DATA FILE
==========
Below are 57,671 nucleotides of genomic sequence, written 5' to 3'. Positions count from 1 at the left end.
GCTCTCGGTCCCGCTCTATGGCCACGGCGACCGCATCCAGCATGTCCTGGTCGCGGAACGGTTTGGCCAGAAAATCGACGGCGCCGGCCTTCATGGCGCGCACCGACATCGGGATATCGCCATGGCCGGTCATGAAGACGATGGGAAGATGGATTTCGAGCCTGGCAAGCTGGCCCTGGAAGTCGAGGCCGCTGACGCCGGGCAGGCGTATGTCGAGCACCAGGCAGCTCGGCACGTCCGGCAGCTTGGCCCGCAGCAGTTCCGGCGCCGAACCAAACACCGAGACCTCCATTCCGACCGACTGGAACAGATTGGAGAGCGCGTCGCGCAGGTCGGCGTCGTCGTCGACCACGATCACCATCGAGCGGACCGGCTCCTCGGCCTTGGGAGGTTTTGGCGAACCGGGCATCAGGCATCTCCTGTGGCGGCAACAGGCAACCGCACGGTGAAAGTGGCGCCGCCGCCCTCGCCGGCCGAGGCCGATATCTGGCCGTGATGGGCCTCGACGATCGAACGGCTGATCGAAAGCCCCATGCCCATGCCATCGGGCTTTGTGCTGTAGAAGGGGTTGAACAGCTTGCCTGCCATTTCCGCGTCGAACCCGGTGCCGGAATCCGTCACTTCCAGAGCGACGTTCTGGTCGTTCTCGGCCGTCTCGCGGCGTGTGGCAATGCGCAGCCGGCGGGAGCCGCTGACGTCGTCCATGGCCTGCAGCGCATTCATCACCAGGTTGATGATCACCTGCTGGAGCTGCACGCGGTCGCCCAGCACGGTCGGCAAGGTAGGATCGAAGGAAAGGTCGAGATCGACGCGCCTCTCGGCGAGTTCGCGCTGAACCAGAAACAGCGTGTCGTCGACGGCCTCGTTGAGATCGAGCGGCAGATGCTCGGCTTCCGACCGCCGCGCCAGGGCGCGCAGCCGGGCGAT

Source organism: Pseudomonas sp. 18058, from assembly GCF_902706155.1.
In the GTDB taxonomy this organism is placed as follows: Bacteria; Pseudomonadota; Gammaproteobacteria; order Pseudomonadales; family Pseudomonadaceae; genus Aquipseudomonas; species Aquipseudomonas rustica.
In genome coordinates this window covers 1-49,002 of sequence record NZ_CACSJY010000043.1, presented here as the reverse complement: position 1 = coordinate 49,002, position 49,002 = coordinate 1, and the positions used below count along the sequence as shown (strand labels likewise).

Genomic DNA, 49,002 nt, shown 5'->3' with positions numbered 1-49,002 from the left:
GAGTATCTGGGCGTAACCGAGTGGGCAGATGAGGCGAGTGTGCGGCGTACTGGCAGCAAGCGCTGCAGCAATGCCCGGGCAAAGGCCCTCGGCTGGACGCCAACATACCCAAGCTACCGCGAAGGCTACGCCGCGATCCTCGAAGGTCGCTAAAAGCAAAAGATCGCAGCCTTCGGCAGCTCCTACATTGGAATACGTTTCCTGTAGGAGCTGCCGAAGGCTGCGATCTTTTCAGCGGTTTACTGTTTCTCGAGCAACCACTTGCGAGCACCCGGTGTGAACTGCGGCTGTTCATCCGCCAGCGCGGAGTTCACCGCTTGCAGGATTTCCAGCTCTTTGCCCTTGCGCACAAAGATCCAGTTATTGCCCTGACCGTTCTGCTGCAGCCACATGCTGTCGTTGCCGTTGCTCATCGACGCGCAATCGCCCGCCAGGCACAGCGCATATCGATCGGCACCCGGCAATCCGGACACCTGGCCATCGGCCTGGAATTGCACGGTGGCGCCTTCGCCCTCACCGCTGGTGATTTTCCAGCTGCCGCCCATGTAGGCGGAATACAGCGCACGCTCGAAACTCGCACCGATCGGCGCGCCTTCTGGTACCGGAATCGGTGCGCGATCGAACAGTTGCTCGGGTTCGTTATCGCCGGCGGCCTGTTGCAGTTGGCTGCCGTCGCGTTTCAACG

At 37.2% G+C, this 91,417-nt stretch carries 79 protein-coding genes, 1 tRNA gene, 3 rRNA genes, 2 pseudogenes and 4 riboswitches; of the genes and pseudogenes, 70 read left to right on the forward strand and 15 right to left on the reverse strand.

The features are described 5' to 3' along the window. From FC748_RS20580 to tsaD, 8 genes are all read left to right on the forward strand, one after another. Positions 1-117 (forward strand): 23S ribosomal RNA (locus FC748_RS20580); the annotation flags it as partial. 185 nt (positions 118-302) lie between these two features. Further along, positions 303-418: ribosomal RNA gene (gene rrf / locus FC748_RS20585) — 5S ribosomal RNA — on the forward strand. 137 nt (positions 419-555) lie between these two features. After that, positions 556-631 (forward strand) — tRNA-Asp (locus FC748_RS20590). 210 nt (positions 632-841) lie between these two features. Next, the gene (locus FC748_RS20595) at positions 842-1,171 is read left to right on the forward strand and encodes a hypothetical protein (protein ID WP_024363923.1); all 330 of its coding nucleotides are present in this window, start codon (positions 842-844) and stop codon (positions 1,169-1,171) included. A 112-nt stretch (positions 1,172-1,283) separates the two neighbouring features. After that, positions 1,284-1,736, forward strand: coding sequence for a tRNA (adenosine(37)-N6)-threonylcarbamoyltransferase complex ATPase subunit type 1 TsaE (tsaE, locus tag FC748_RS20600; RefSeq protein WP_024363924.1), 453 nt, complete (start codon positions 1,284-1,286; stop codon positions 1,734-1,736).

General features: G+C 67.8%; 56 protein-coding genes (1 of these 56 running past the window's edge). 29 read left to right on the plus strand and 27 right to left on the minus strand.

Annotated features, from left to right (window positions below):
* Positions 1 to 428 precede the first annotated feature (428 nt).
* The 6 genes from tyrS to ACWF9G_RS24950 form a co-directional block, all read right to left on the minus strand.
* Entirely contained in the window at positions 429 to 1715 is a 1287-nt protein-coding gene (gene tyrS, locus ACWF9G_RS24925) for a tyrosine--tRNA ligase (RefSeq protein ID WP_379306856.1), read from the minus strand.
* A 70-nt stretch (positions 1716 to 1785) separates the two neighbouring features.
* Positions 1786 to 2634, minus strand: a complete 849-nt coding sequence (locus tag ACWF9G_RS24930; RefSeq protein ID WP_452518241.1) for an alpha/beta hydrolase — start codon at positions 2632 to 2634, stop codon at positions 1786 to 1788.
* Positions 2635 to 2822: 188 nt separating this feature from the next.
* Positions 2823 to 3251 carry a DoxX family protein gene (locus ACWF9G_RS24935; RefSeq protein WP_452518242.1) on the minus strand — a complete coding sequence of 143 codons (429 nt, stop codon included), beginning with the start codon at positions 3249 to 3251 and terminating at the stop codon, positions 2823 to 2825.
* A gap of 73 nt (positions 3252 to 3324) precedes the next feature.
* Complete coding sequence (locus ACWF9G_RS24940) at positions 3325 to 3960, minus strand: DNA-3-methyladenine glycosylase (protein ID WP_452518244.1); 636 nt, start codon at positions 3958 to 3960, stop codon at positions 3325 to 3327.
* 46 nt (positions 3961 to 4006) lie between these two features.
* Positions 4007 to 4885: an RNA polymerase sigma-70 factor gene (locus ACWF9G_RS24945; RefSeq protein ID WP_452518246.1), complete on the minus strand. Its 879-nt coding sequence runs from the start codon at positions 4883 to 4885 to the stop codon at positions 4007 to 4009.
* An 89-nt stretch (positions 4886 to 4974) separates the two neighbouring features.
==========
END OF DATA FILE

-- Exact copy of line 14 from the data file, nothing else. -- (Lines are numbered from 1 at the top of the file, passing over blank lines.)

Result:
* Entirely contained in the window at positions 429 to 1715 is a 1287-nt protein-coding gene (gene tyrS, locus ACWF9G_RS24925) for a tyrosine--tRNA ligase (RefSeq protein ID WP_379306856.1), read from the minus strand.